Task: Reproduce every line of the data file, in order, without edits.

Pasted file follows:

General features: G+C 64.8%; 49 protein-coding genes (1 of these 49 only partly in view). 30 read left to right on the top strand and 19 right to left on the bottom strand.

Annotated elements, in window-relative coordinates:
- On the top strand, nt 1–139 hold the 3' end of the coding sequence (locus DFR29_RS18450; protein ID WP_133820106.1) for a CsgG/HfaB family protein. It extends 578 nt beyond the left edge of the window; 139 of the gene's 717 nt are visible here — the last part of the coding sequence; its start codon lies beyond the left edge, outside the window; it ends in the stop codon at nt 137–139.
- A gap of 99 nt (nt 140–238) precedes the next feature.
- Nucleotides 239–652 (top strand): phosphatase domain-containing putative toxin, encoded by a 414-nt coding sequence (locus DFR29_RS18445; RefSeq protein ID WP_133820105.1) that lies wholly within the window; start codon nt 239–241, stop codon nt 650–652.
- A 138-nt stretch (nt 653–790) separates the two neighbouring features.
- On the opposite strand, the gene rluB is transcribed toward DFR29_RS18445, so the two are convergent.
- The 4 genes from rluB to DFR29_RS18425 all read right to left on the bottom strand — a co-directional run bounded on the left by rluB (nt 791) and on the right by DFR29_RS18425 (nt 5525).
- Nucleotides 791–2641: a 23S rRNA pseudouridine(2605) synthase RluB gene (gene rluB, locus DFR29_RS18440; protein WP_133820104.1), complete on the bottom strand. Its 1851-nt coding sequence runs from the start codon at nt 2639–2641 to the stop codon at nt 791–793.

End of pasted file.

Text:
General features: G+C 64.8%; 49 protein-coding genes (1 of these 49 only partly in view). 30 read left to right on the top strand and 19 right to left on the bottom strand.

Annotated elements, in window-relative coordinates:
- On the top strand, nt 1–139 hold the 3' end of the coding sequence (locus DFR29_RS18450; protein ID WP_133820106.1) for a CsgG/HfaB family protein. It extends 578 nt beyond the left edge of the window; 139 of the gene's 717 nt are visible here — the last part of the coding sequence; its start codon lies beyond the left edge, outside the window; it ends in the stop codon at nt 137–139.
- A gap of 99 nt (nt 140–238) precedes the next feature.
- Nucleotides 239–652 (top strand): phosphatase domain-containing putative toxin, encoded by a 414-nt coding sequence (locus DFR29_RS18445; RefSeq protein ID WP_133820105.1) that lies wholly within the window; start codon nt 239–241, stop codon nt 650–652.
- A 138-nt stretch (nt 653–790) separates the two neighbouring features.
- On the opposite strand, the gene rluB is transcribed toward DFR29_RS18445, so the two are convergent.
- The 4 genes from rluB to DFR29_RS18425 all read right to left on the bottom strand — a co-directional run bounded on the left by rluB (nt 791) and on the right by DFR29_RS18425 (nt 5525).
- Nucleotides 791–2641: a 23S rRNA pseudouridine(2605) synthase RluB gene (gene rluB, locus DFR29_RS18440; protein WP_133820104.1), complete on the bottom strand. Its 1851-nt coding sequence runs from the start codon at nt 2639–2641 to the stop codon at nt 791–793.